Turning abandoned rice fields into mangroves
What do you do when mangroves fail to naturally recolonise abandoned rice fields in one of the most precious mangrove deltas of the world? Pieter van Eijk reports on a recent mission to Western Africa that paves the way for large-scale mangrove recovery through a so-called ‘ecological restoration’ approach.
While small on a map, Guinea Bissau is one of the most sizeable mangrove countries in the world. Boasting no less than 300.000 hectares, on the African continent only Nigeria supports a larger area of mangrove forest. Providing fish, fuelwood and other resources, the mangroves are a lifeline to virtually all inhabitants of Guinea Bissau. Its coasts support the second largest concentration of migratory water birds in Africa while providing a safe home to sea-dwelling hippos and no less than 5 marine turtle species.
Graph: Mangrove cover in West Afirca. Source: http://www.unep.org/regionalseas/publications/otherpubs/pdfs/Mangroves_of_Western_and_Central_Africa.pdf
In the North of the country, Cacheu Mangrove park and its buffer zone, much of the mangroves have been converted for rice production, under a shifting cultivation system locally referred to as Mpampam. Upon their abandonment, many rice fields never turned back to mangrove forests, despite many local efforts to restore the area through active replanting. Thousands of hectares lay barren as wastelands with little ecological and socio-economic value.
Why did the mangroves fail to recolonise the abandoned rice fields? And what can be done to support natural regeneration of the area, while minimising restoration trough active planting efforts? Can we turn these wastelands into wetland wonders?
With these questions in mind I arrive in hot and humid Guinea Bissau. I will work on a plan for recovery of the delta´s mangroves and its natural values together with a team from Wetlands International, project partners and external expert Alfredo Quarto from the Mangrove Action project..
A few weeks before our mission we looked at an analysis of satellite images by consultancy agency Altenburg & Wymenga. The maps paint a clear picture of decades of destruction of the mangroves of Cacheu; we see a mosaic of blocks of intact mangroves, alternating with bare patches of soil, that seem devoid of life. Grids of small dykes and drainage canals separate the blocks. From outer space Cacheu looks like a Mondriaan painting. In some blocks mangroves have revived, but in many places they fail to return. The solution seems simple: by removing some of the dykes that block the tidal flows and by bringing back some former creeks into the system it should be easy to bring back the tides and create a thriving mangrove forest.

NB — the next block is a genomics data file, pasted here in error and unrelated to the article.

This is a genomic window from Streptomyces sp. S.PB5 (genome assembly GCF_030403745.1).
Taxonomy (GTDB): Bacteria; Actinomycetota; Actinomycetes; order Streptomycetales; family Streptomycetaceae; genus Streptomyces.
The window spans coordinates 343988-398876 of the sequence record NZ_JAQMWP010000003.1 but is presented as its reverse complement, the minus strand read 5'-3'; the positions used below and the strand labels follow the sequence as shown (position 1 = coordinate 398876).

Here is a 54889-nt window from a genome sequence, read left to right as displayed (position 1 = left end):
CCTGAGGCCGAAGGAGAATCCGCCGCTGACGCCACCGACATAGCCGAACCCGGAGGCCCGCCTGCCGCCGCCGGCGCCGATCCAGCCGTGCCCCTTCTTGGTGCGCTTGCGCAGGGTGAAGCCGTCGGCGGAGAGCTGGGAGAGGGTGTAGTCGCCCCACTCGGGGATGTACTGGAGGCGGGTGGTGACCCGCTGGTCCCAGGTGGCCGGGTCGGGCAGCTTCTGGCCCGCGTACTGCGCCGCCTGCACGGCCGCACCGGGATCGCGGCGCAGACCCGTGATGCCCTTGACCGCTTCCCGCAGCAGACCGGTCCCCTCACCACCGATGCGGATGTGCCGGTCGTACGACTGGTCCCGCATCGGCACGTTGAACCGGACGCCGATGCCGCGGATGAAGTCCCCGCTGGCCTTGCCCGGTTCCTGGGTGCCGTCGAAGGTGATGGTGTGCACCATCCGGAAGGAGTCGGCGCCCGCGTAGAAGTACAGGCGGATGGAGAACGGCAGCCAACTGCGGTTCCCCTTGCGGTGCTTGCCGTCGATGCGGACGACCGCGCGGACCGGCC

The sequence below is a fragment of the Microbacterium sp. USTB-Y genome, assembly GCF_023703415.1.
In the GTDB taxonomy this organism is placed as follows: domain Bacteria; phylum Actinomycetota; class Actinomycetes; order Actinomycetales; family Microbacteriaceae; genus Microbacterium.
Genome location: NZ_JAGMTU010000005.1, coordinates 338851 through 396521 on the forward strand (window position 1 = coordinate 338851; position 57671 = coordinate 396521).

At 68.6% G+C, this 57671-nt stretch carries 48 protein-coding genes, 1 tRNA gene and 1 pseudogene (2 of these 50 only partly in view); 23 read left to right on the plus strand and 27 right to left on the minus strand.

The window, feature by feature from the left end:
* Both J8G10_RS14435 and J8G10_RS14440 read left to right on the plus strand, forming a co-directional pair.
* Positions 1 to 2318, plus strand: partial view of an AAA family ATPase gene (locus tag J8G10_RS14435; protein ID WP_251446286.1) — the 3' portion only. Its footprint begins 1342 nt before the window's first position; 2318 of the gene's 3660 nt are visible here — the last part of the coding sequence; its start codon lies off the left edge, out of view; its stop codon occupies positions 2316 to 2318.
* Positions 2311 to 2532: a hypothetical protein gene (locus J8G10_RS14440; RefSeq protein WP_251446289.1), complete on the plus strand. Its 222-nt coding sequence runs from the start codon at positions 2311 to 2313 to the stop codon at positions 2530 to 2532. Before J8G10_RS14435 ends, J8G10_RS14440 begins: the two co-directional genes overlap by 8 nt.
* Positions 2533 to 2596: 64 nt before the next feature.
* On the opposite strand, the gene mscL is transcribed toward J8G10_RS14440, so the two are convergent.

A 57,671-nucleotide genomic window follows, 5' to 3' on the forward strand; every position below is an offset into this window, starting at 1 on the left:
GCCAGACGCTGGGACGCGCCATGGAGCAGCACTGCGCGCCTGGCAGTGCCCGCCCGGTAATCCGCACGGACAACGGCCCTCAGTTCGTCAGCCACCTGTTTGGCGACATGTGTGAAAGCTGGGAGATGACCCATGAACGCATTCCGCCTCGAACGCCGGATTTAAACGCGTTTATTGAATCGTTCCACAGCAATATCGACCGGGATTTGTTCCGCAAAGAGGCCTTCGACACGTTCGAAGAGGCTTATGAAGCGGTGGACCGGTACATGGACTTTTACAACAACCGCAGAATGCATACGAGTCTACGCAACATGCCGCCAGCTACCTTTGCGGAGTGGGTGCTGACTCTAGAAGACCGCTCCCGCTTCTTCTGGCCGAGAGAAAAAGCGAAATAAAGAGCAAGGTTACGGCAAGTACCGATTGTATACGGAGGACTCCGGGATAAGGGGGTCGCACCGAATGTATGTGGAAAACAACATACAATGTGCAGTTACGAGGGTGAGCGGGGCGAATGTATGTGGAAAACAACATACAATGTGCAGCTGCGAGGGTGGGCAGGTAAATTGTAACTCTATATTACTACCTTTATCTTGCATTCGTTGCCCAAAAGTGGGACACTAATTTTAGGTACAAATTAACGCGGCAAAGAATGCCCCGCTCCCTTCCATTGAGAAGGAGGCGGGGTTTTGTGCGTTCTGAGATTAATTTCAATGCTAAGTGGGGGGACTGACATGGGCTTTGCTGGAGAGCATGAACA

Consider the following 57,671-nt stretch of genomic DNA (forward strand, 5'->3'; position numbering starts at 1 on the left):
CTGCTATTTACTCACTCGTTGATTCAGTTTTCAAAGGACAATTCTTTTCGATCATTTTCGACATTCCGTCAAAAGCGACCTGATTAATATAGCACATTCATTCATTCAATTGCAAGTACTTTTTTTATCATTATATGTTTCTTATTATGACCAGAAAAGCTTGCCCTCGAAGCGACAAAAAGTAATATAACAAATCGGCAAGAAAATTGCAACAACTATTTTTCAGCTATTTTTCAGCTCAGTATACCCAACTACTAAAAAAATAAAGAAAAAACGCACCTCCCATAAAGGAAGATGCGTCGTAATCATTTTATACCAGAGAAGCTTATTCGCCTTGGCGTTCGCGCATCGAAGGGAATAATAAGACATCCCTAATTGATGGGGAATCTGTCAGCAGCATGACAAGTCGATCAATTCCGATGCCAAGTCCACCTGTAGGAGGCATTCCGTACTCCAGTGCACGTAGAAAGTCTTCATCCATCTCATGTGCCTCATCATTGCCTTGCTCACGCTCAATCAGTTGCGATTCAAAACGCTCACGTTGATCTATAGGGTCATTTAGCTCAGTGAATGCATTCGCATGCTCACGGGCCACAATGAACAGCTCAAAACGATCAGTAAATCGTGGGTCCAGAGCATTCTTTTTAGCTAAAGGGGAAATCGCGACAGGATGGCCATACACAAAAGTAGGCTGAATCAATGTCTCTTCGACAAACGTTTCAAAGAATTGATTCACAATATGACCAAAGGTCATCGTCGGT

As always reality is harsh: as our speedboat buzzes through the mangrove creeks we notice that most dams have been breached through natural erosion. The current hydrology seems to favour mangrove growth in most places. This means that something else must prevent the seedlings from establishing. Wading through a former rice field we notice that the soil turned from a muddy substance into a hardened crust. Have years of desiccation during droughts and intense agricultural use, prevented the vulnerable roots of mangroves sailings from penetrating the soil? Or do large scale changes in river flows and local level drainage cause salinity levels that are too high for mangroves to withstand?
Even scarier thoughts cross our mind: given its geological history Cacheu might well be home to so-called acid-sulphate soils. Drainage and subsequent exposure to oxygen, triggers chemical processes that turn these soils highly acid. We do not know what’s going on.
These observations demonstrate the complexity of mangrove restoration. Too often the ‘mangrove community’ turns to active planting, without considering the conditions required for healthy mangrove growth. As a result the majority of mangrove recovery projects across the world has failed. Trees die, or grow in a stunted manner, yielding very low ecological and economic values.
Successful mangrove recovery requires us to ‘read’ the system. To understand how we can put hydrology, soil quality and sediment dynamics back in place. In our project we will do exactly this: find out how we can restore the mangroves through ‘ecological rehabilitation’, an approach that focuses on restoring enabling conditions to natural mangrove recovery.
Using the assessment of satellite images as a starting point, we will map hydrology, salinity, acidity and a number of other parameters across the delta, and try to understand how we can turn the buttons of the system. For example by flushing the soil and restoring water flows. Or by breaking up the hardened top soil. Working with the government and local communities themselves we want to bring back the mangrove treasure trove on which they so much depend. And secure the foraging and breeding grounds of the diverse wildlife. Not just in Cacheu, but across the region.